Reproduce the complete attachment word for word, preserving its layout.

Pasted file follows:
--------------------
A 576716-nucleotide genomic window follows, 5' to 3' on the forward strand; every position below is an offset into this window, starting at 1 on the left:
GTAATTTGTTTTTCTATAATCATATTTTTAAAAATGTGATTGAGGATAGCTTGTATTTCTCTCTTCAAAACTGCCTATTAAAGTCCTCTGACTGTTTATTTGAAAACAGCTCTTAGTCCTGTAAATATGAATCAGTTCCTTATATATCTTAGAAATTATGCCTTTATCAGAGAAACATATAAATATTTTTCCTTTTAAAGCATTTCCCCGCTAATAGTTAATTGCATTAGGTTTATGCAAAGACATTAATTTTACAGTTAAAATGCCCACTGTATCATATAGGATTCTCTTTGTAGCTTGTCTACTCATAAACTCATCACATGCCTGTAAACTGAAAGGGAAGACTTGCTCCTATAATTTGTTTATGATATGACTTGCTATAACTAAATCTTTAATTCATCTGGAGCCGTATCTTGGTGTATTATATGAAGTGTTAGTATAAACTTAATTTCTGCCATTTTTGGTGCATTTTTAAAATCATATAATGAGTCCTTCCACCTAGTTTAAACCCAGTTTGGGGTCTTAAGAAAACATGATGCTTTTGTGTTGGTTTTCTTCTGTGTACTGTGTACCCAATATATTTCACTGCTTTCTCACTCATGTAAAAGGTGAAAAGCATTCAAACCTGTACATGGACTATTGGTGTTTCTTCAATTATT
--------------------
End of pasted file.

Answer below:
A 576716-nucleotide genomic window follows, 5' to 3' on the forward strand; every position below is an offset into this window, starting at 1 on the left:
GTAATTTGTTTTTCTATAATCATATTTTTAAAAATGTGATTGAGGATAGCTTGTATTTCTCTCTTCAAAACTGCCTATTAAAGTCCTCTGACTGTTTATTTGAAAACAGCTCTTAGTCCTGTAAATATGAATCAGTTCCTTATATATCTTAGAAATTATGCCTTTATCAGAGAAACATATAAATATTTTTCCTTTTAAAGCATTTCCCCGCTAATAGTTAATTGCATTAGGTTTATGCAAAGACATTAATTTTACAGTTAAAATGCCCACTGTATCATATAGGATTCTCTTTGTAGCTTGTCTACTCATAAACTCATCACATGCCTGTAAACTGAAAGGGAAGACTTGCTCCTATAATTTGTTTATGATATGACTTGCTATAACTAAATCTTTAATTCATCTGGAGCCGTATCTTGGTGTATTATATGAAGTGTTAGTATAAACTTAATTTCTGCCATTTTTGGTGCATTTTTAAAATCATATAATGAGTCCTTCCACCTAGTTTAAACCCAGTTTGGGGTCTTAAGAAAACATGATGCTTTTGTGTTGGTTTTCTTCTGTGTACTGTGTACCCAATATATTTCACTGCTTTCTCACTCATGTAAAAGGTGAAAAGCATTCAAACCTGTACATGGACTATTGGTGTTTCTTCAATTATT